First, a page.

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Tech Bytes: spotlighting Black women engineers at Google

A pink, purple and blue slide with the title “Build modular reusable code.” A woman, Kendra, is wearing a green shirt and smiling at the camera while holding a stuffed bear.

Earlier this year, Google’s Women Techmakers launched “Tech Bytes,” a series featuring Black women engineers and developers at Google. Tech Bytes supports our broader effort to spotlight Black women in tech by sharing their technical expertise, and creating a space for Black women in the industry to connect.

For our latest episode of Tech Bytes, we sat down with Kendra Claiborne, an Application Engineer at YouTube, to learn more about her role and passion for technology.

Tell us about your path to joining the tech industry. Where were you before?

My journey into tech started when I was eight years old, building websites for fun and searching online to learn how the computer works. My passion for programming led me to pursue a degree in Computer Science at the University at Buffalo. During my undergraduate years, I took an internship at a startup that specialized in building custom applications on the Salesforce platform. I was very unfamiliar with Salesforce when I first started, but I was excited to learn something new. Since that internship, I’ve built both frontend (user-facing) and backend solutions on the Salesforce platform for customers in many different industries. Those opportunities led me to the YouTube Content Partnerships Systems team in 2020.

Tell us about your role on that team. What do you do day to day?

I’m an Application Engineer, and I’ve carried my past experience into this role by focusing on building frontend and backend solutions on the Salesforce platform. Each day is slightly different from the next. My team applies the agile methodology for software development, which means we deliver feature requests or fix bugs incrementally instead of all at once. We participate in two-week “sprints” to get these done most efficiently. Leading up to a sprint, I am laser focused on mapping out the design for a feature request, which involves a lot of research and collaboration with the team and project lead. Once we've defined our approach and the tasks required to accomplish it, we focus on building out the features. I’ll spend the next 5-8 days coding, testing and submitting my code for peer review — after which, it will get deployed to our staging environments. A staging environment is like a testing ground, where we can make sure our code is working as intended before we push it live. At the end of the sprint, if our deliverables have been approved for Quality Assurance (QA) — meaning they have reliable performance and functionality — they'll be released to production.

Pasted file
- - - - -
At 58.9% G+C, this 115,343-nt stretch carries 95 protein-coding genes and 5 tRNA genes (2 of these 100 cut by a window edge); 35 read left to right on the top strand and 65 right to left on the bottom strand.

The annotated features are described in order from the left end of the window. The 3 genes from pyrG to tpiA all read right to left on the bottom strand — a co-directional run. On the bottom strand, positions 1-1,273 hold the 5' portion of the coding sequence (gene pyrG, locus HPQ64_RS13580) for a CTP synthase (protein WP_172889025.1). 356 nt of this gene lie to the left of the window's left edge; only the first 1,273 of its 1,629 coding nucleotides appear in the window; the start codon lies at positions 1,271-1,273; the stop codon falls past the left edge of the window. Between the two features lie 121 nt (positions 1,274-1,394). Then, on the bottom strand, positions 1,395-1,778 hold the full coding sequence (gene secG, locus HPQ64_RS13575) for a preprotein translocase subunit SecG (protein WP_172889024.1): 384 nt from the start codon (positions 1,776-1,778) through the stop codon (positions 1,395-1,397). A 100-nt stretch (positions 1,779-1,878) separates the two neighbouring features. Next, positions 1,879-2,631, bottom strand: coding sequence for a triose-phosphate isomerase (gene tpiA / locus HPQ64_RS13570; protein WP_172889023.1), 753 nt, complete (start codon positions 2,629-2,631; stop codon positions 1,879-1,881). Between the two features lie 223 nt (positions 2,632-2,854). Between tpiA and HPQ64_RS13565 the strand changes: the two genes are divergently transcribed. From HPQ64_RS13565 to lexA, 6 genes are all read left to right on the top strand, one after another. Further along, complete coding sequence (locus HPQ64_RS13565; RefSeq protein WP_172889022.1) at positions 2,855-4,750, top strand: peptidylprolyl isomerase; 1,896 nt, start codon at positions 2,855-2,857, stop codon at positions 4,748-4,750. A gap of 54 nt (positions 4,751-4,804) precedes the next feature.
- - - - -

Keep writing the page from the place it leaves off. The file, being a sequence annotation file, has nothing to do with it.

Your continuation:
What was the most important class or training that you took? What was a key technical takeaway?

During my undergraduate studies, I took a Data Structures and Algorithms Design course. That class was instrumental in building my problem solving skills. It taught me how to more effectively organize, store, and solve problems based on inputs of data.

Tell us about your Tech Bytes episode. What message did you want to get across?

In my Tech Bytes episode, I discuss three different topics: communicating changes across separate systems through the Publisher-Subscriber Model; building modular, reusable code, which separates functionality into independent pieces of code; and the importance of Test Driven Development. I hope that viewers learn something new and get inspired to find out more about these subjects — and maybe even use them in a future project.

Check out Kendra’s Tech Bytes episode for more, and explore other interviews on our Tech Bytes YouTube channel. You can also learn more about our efforts to spotlight Black women in tech on the Google’s Women Techmakers website.

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